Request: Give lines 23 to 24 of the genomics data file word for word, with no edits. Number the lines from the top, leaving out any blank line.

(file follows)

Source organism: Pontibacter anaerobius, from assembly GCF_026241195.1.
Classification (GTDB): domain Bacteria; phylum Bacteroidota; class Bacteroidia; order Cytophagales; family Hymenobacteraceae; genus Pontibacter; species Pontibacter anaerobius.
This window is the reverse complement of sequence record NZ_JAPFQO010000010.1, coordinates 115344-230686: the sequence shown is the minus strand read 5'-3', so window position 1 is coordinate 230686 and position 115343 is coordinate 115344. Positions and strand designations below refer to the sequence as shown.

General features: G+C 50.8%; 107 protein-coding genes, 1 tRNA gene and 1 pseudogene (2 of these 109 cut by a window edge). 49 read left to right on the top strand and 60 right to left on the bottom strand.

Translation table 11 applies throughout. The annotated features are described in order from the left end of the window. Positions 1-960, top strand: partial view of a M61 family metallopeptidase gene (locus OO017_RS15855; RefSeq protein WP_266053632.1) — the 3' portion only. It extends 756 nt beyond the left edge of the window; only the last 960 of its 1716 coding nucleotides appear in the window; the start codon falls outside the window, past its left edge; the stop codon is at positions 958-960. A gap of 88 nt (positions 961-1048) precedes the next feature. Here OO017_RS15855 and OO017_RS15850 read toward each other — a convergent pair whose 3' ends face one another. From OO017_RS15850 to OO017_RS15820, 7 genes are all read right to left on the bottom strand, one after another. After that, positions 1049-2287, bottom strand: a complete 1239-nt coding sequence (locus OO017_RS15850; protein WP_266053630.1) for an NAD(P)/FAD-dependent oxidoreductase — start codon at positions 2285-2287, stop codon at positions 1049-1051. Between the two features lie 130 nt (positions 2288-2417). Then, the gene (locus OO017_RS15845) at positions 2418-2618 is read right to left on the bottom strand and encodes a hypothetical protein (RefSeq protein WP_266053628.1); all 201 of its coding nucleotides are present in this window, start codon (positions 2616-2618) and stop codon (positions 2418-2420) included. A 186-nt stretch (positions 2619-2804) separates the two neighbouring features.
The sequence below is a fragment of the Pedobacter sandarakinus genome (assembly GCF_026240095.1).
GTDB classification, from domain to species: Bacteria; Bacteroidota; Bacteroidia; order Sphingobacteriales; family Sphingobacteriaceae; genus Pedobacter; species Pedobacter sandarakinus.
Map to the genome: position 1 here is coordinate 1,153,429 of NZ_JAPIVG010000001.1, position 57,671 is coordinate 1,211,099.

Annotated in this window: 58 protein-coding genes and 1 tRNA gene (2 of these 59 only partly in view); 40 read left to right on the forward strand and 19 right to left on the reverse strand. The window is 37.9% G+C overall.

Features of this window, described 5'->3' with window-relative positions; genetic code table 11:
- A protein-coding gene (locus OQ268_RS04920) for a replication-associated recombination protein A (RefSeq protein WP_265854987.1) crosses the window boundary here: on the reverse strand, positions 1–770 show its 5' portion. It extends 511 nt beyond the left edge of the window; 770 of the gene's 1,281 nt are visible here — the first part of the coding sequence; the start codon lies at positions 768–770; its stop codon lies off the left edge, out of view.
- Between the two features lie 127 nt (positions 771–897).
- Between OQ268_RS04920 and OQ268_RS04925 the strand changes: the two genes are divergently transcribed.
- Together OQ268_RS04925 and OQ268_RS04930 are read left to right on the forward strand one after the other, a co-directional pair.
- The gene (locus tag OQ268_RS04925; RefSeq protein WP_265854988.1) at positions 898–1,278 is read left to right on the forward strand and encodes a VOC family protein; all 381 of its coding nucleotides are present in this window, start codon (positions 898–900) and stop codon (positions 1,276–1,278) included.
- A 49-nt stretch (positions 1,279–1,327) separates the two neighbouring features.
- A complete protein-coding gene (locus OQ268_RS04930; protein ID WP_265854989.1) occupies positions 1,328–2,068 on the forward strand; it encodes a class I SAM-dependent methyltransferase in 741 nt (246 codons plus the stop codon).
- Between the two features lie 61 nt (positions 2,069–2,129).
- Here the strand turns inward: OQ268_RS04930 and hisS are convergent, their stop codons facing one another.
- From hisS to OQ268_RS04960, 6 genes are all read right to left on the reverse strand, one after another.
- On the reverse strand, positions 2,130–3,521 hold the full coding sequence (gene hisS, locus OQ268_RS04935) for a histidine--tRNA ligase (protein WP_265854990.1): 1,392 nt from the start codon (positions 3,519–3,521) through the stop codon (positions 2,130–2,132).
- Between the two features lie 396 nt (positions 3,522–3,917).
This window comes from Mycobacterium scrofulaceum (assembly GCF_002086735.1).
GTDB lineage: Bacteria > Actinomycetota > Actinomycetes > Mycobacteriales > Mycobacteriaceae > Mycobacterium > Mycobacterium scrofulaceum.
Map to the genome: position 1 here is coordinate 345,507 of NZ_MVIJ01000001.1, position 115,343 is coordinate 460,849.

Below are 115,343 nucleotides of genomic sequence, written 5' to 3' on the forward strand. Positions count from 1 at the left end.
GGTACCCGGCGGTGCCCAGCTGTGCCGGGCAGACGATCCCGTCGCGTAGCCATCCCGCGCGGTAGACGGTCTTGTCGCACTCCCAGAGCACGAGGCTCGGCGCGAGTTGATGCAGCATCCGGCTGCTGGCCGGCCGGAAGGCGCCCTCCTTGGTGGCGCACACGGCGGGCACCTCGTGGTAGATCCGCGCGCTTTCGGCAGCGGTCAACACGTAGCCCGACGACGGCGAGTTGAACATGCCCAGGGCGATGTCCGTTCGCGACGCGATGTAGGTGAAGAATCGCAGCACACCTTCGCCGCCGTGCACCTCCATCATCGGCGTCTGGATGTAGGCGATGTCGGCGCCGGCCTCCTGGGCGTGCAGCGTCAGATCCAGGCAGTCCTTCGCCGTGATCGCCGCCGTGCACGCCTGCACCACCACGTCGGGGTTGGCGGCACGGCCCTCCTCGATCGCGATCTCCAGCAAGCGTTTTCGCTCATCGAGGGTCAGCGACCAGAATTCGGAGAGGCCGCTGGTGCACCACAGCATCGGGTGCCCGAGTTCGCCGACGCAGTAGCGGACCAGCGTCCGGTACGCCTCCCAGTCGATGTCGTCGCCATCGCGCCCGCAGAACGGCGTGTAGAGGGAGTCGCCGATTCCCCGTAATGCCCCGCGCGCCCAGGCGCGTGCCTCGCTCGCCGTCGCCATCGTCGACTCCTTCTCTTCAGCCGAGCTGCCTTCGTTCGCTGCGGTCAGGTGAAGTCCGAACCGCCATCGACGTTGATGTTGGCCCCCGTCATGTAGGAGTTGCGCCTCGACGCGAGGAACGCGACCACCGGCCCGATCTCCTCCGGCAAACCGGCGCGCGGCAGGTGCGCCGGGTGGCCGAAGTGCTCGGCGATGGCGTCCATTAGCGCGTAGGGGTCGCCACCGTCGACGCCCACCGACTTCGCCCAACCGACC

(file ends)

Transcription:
This window comes from Mycobacterium scrofulaceum (assembly GCF_002086735.1).
GTDB lineage: Bacteria > Actinomycetota > Actinomycetes > Mycobacteriales > Mycobacteriaceae > Mycobacterium > Mycobacterium scrofulaceum.